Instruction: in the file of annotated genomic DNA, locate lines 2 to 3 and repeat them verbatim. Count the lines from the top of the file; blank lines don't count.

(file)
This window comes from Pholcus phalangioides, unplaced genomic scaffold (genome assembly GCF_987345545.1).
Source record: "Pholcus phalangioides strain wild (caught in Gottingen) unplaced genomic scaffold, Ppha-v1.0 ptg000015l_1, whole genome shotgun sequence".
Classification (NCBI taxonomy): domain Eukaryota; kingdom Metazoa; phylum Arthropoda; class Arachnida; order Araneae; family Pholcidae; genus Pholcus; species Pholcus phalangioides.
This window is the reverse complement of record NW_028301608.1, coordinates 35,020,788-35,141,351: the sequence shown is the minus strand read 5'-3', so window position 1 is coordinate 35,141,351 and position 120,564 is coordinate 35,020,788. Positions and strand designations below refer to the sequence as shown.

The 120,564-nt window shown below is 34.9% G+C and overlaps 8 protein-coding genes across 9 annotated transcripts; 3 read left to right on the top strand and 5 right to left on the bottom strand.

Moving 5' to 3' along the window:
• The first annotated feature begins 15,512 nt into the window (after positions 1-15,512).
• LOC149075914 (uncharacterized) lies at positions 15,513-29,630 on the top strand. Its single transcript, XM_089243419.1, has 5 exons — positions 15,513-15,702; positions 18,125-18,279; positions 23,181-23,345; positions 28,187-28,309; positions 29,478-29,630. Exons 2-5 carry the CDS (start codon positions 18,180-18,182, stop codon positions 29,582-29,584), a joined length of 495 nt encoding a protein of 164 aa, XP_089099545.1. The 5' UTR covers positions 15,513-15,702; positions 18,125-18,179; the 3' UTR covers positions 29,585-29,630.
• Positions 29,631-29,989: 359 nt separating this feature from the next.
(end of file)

Source record: "Pholcus phalangioides strain wild (caught in Gottingen) unplaced genomic scaffold, Ppha-v1.0 ptg000015l_1, whole genome shotgun sequence".
Classification (NCBI taxonomy): domain Eukaryota; kingdom Metazoa; phylum Arthropoda; class Arachnida; order Araneae; family Pholcidae; genus Pholcus; species Pholcus phalangioides.